Taking an effective authorial stance in academic writing: Inductive learning for second language writers using a stance corpus
Peichin Chang, University of Michigan, United States
University of Michigan . Awarded
The study focuses on a pedagogical proposal using a specialized corpus to assist advanced second language (L2) writers to tackle a critical aspect in academic research writing, authorial stance-taking. Novice L2 writers are often found to project an unauthoritative persona and inappropriate voice, therefore compromising their research potential. Premised on linguistic (Systemic Functional Linguistic and Corpus Linguistics) and learning theories, the study tested the hypotheses that (1) rendering explicit the complex linguistic stance resources is beneficial to inform ways to argue with a persuasive authorial stance, and (2) corpora tools encourage inductive pattern-finding, which brings about deep learning and better performance.
Seven Chinese-speaking learners of English studying at post-graduate levels were recruited to engage in five sessions of training and interaction with the tool as they wrote introductions to their research. Multiple methods were employed to analyze (1) overall writing performance, (2) stance understanding, (3) the development of stance understanding, (4) cognitive patterns in interacting with the tool and in overall learning, and (5) tool use patterns.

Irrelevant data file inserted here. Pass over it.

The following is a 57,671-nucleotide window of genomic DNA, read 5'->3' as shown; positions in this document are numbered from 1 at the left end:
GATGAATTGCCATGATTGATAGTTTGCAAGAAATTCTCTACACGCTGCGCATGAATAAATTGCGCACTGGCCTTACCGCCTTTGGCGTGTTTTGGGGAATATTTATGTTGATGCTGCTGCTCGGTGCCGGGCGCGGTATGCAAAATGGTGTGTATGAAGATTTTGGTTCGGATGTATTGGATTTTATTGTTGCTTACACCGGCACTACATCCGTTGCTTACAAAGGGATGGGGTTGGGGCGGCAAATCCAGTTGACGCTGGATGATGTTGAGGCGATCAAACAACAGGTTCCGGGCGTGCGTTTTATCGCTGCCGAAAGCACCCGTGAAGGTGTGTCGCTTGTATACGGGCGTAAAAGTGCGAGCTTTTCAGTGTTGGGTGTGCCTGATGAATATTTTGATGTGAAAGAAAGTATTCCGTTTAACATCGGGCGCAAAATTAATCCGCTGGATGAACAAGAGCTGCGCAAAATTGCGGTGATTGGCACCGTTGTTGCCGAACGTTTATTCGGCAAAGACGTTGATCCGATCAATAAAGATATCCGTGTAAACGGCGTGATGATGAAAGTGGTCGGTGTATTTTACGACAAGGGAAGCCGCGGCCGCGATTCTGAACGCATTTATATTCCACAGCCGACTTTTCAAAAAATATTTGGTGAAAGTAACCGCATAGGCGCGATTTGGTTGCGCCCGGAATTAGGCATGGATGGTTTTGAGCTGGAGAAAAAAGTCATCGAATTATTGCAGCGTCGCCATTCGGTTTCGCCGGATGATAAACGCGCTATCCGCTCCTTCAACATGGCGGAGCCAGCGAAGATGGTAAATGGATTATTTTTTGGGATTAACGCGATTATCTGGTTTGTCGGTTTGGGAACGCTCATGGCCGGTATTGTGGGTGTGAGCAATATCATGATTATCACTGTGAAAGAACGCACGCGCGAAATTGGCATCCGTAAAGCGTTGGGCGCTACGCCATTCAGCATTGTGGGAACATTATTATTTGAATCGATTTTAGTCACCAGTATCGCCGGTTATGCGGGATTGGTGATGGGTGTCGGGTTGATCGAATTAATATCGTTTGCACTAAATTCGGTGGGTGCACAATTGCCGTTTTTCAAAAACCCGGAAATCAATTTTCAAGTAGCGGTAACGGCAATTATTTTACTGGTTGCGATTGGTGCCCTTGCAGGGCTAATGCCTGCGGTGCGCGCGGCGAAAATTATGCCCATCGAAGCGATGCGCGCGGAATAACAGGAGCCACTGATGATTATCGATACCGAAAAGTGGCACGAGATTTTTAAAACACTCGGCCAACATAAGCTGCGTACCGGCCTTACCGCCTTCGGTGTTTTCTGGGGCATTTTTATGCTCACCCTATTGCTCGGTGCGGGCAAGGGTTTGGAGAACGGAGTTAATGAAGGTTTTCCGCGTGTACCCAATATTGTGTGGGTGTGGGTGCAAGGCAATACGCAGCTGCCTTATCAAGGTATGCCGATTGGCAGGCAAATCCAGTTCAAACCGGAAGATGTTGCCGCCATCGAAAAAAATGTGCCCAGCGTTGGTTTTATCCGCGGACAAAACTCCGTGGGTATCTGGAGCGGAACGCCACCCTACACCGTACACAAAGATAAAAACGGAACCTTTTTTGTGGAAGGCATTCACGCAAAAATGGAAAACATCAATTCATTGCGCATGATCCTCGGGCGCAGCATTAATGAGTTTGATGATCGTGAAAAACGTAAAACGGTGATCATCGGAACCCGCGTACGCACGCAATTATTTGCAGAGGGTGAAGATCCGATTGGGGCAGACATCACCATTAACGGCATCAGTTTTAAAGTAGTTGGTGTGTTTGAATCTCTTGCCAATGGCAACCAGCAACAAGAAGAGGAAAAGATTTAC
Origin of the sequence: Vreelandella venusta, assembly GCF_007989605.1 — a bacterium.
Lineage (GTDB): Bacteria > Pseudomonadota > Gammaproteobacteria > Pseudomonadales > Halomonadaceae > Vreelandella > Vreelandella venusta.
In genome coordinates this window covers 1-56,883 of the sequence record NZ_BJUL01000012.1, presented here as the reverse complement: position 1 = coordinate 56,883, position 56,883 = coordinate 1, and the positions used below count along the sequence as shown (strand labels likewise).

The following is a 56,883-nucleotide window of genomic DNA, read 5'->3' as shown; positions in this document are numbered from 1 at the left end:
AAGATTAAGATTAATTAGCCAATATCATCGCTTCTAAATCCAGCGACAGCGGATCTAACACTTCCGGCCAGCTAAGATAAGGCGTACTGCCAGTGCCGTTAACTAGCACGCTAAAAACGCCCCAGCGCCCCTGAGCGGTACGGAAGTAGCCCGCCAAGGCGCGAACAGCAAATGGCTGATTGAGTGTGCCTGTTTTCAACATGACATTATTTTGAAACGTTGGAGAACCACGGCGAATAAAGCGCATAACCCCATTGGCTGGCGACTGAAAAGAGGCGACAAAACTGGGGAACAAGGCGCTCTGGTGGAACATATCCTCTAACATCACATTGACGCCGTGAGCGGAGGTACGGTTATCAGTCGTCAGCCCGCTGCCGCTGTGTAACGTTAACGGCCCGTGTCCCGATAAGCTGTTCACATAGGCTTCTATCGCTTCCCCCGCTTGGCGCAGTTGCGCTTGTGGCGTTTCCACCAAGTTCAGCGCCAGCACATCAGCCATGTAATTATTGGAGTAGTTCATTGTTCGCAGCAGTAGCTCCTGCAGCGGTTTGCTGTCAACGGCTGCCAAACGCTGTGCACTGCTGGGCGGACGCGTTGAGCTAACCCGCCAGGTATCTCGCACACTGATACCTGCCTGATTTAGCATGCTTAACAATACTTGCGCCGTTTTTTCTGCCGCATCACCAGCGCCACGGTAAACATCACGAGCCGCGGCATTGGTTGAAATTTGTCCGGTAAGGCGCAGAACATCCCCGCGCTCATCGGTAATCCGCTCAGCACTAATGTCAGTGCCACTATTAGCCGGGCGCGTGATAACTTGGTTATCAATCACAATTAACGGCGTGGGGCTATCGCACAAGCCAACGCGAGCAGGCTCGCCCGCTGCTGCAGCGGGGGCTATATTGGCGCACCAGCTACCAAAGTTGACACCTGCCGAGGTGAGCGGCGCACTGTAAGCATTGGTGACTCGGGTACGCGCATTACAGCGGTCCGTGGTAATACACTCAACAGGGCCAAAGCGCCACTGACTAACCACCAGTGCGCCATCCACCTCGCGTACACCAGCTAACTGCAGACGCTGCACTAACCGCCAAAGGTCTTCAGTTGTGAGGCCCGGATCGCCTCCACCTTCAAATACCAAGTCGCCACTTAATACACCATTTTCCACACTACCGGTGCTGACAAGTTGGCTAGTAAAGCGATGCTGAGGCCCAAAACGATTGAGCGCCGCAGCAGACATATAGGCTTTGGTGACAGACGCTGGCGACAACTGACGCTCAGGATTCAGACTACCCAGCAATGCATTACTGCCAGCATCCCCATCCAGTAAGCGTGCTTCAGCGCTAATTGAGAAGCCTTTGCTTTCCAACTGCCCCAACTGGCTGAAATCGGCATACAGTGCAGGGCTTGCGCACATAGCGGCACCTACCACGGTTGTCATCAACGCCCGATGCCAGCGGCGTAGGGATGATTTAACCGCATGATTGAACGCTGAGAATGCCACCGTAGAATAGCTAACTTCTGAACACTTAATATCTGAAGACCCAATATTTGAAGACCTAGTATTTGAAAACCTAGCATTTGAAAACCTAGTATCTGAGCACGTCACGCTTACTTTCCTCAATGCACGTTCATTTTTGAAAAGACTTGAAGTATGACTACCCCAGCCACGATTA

Results show a positive relationship between stance learning and writing performance, suggesting that better understanding of stance meanings contributes to better writing. The semantically-oriented corpus also engaged the learners' to manage the discursive flow of their stance deployment, critical to greater effectiveness in their writing. Their cognitive learning patterns are characterized by more frequent "sense-making", "exploring" and "reasoning" about the complex new knowledge while inductive pattern-finding is infrequent.
The findings suggest training and more support are need to maximize a constructivist inductive learning approach. In addition, individual learning styles and preconception are both critical in dictating learning outcome. Learners' cognitive burden in learning complex linguistic concept using a second language also need to be considered. Finally, to encourage use of such a corpus tool, more examples need to be included so that the users find convincing patterns of stance deployment which is also relevant to their argumentative style and disciplinary background.
To conclude, to better support academic writers, corpora tools show great potential in hosting examples at the discursive/textual level to complement a lexico-grammatical approach in writing. Such tools, along with annotation and textual enhancement, can stimulate the writers' attention to the structural and prosodic aspects of the professional writings, critical to the success of a writing task.
Chang, P. Taking an effective authorial stance in academic writing: Inductive learning for second language writers using a stance corpus. Ph.D. thesis, University of Michigan.
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